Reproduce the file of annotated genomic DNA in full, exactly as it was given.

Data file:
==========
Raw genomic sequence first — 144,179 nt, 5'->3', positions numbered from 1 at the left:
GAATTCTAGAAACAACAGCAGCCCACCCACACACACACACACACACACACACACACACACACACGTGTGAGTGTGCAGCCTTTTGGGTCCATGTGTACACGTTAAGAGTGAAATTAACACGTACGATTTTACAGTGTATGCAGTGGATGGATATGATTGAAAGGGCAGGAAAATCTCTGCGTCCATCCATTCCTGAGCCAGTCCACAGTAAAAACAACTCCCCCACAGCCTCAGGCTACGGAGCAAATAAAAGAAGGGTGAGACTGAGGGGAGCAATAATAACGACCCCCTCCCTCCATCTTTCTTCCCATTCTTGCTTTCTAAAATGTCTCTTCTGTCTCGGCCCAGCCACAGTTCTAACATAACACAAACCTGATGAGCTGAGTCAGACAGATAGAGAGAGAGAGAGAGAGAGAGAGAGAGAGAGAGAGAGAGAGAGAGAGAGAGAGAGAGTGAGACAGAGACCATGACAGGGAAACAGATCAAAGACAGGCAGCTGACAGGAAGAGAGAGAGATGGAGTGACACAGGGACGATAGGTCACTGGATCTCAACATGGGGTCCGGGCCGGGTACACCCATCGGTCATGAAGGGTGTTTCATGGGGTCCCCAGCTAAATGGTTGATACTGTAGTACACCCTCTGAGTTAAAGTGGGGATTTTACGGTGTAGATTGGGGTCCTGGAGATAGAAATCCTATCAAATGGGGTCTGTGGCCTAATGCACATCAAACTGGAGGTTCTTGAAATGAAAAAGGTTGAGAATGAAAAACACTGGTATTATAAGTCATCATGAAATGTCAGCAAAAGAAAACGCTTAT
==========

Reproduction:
Raw genomic sequence first — 144,179 nt, 5'->3', positions numbered from 1 at the left:
GAATTCTAGAAACAACAGCAGCCCACCCACACACACACACACACACACACACACACACACACACGTGTGAGTGTGCAGCCTTTTGGGTCCATGTGTACACGTTAAGAGTGAAATTAACACGTACGATTTTACAGTGTATGCAGTGGATGGATATGATTGAAAGGGCAGGAAAATCTCTGCGTCCATCCATTCCTGAGCCAGTCCACAGTAAAAACAACTCCCCCACAGCCTCAGGCTACGGAGCAAATAAAAGAAGGGTGAGACTGAGGGGAGCAATAATAACGACCCCCTCCCTCCATCTTTCTTCCCATTCTTGCTTTCTAAAATGTCTCTTCTGTCTCGGCCCAGCCACAGTTCTAACATAACACAAACCTGATGAGCTGAGTCAGACAGATAGAGAGAGAGAGAGAGAGAGAGAGAGAGAGAGAGAGAGAGAGAGAGAGAGAGAGAGAGTGAGACAGAGACCATGACAGGGAAACAGATCAAAGACAGGCAGCTGACAGGAAGAGAGAGAGATGGAGTGACACAGGGACGATAGGTCACTGGATCTCAACATGGGGTCCGGGCCGGGTACACCCATCGGTCATGAAGGGTGTTTCATGGGGTCCCCAGCTAAATGGTTGATACTGTAGTACACCCTCTGAGTTAAAGTGGGGATTTTACGGTGTAGATTGGGGTCCTGGAGATAGAAATCCTATCAAATGGGGTCTGTGGCCTAATGCACATCAAACTGGAGGTTCTTGAAATGAAAAAGGTTGAGAATGAAAAACACTGGTATTATAAGTCATCATGAAATGTCAGCAAAAGAAAACGCTTAT